Robert Silvey, a less well-known name, but no less important historically, created an elaborate paracosm in his childhood complete with maps, newspapers, a history, a constitution, almanacs, and financial tables. He grew up to create a brand new field, audience research, for the BBC, combining statistics, sociology, and psychology. In recognition of his success in his career, he was awarded an OBE (Officer of the Order of the British Empire) in 1960.

Childhood worldplay is also a significant indicator of intellectual giftedness. Reportedly, one in four gifted children spend time creating paracosms, which is “more than twice the maximal rate projected for the population at large.” Scientists who study the phenomena characterize worldplay as a “learning laboratory” where children can immerse themselves in “self-taught creative behaviors.”

While children who engage in worldplay may seem to be anti-social, or aloof from other children, research suggests that it is not advisable for parents to try to introduce other children to the play, or to join in themselves. It is important for the creative child to have time to work alone, or even in secret if they so desire. This time alone is key to their development of independence. Social skills can be learned at other times!

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7 thoughts on “When Your Kid Creates Fantasy Worlds, Pay Attention

  1. As someone who created a complex world called Katania when I was kid — a place that grew from one location to a federation of planets with different names, topographies, and cultures — I’m all for not discouraging your kids if they spend a lot of time in fantasy worlds that they have created. That said, it sounds like the scholars you mentioned started by identifying successful people and then discovering that world-building was a common trait among them. I wonder what their results would be if they started instead by identifying world-builders and then following them well into adulthood. While I don’t consider myself a failure, I’m still striving for what I define as success. I don’t regret a moment of the time I spent in Katania, but I think the value from it really lies in the rich fantasy life I led as a child — not in the person I’ve become.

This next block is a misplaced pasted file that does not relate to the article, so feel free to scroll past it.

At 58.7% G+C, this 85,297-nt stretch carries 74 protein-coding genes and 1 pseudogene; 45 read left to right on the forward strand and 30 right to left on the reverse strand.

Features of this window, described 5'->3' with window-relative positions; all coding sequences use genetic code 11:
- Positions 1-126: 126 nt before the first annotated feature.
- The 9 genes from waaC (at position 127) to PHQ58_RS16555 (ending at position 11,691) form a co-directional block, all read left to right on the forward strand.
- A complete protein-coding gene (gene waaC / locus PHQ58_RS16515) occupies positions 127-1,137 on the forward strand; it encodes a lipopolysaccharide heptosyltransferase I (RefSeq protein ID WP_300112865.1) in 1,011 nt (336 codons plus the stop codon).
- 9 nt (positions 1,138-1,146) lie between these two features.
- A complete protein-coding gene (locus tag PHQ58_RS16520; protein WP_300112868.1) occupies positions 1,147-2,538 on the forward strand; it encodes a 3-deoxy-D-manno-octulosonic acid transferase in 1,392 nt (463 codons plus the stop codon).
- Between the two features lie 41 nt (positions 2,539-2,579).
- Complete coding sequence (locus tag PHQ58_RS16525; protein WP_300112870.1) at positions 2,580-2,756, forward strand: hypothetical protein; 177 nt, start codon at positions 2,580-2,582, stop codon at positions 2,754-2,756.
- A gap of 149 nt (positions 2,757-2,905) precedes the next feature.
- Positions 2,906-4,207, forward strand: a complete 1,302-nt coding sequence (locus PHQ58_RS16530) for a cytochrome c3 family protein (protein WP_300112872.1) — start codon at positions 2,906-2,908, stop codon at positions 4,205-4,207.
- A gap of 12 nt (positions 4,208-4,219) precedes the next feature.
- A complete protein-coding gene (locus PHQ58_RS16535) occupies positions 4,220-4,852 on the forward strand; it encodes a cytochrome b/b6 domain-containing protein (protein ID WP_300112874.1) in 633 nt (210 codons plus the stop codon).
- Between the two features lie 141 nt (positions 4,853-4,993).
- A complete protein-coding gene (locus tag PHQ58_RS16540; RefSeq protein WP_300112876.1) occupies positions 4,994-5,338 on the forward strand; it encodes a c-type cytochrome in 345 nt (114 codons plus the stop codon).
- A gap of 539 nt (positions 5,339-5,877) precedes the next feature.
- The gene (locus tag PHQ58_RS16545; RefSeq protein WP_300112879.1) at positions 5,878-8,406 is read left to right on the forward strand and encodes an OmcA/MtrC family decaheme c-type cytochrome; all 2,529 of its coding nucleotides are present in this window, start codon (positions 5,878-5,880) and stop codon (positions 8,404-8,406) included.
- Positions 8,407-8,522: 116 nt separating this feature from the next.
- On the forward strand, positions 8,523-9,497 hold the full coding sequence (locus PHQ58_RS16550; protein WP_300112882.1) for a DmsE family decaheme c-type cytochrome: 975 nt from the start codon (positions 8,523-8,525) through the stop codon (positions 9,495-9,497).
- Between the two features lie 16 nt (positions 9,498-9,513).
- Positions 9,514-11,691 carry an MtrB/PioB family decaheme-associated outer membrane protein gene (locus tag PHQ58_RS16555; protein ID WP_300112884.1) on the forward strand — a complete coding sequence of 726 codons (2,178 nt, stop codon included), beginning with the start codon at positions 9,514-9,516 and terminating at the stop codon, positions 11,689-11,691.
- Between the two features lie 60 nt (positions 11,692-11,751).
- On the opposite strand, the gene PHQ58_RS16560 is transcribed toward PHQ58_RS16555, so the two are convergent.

1. You raise an interesting point – what is success? Likely it is something different for each of us. I’m interested to hear whether Katania figures in your adult life at all now? Do you work in a creative field? Or do you handle other activities creatively (parenting, etc)? Some of the studies I read did have an element of tracing world-builders into adulthood – you might like to read more detail here: the book “The International Handbook on Giftedness” contains a chapter called “Imaginary Worldplay as an Indicator of Giftedness” by Michele Root-Bernstein. I’m having trouble with the link, but if you Google that title, you’ll get a few sites where you can read the full chapter for free. It’s long, but very interesting 🙂 Thanks for your comment!